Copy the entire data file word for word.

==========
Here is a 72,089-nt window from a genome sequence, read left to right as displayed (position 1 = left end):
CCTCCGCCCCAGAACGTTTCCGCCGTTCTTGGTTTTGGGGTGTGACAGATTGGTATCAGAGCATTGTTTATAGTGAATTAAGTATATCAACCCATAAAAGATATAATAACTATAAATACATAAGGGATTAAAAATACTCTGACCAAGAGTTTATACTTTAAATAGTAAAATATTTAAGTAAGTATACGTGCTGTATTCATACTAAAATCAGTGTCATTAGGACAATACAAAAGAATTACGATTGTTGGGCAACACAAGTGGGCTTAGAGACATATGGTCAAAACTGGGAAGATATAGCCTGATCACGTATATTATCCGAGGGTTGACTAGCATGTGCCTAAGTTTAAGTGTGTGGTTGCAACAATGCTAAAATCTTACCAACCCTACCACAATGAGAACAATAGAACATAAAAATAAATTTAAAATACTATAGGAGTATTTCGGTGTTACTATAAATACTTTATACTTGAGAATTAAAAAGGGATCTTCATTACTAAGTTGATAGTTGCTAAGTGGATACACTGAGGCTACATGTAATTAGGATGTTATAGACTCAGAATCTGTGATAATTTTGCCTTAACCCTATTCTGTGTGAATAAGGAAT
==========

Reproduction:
Here is a 72,089-nt window from a genome sequence, read left to right as displayed (position 1 = left end):
CCTCCGCCCCAGAACGTTTCCGCCGTTCTTGGTTTTGGGGTGTGACAGATTGGTATCAGAGCATTGTTTATAGTGAATTAAGTATATCAACCCATAAAAGATATAATAACTATAAATACATAAGGGATTAAAAATACTCTGACCAAGAGTTTATACTTTAAATAGTAAAATATTTAAGTAAGTATACGTGCTGTATTCATACTAAAATCAGTGTCATTAGGACAATACAAAAGAATTACGATTGTTGGGCAACACAAGTGGGCTTAGAGACATATGGTCAAAACTGGGAAGATATAGCCTGATCACGTATATTATCCGAGGGTTGACTAGCATGTGCCTAAGTTTAAGTGTGTGGTTGCAACAATGCTAAAATCTTACCAACCCTACCACAATGAGAACAATAGAACATAAAAATAAATTTAAAATACTATAGGAGTATTTCGGTGTTACTATAAATACTTTATACTTGAGAATTAAAAAGGGATCTTCATTACTAAGTTGATAGTTGCTAAGTGGATACACTGAGGCTACATGTAATTAGGATGTTATAGACTCAGAATCTGTGATAATTTTGCCTTAACCCTATTCTGTGTGAATAAGGAAT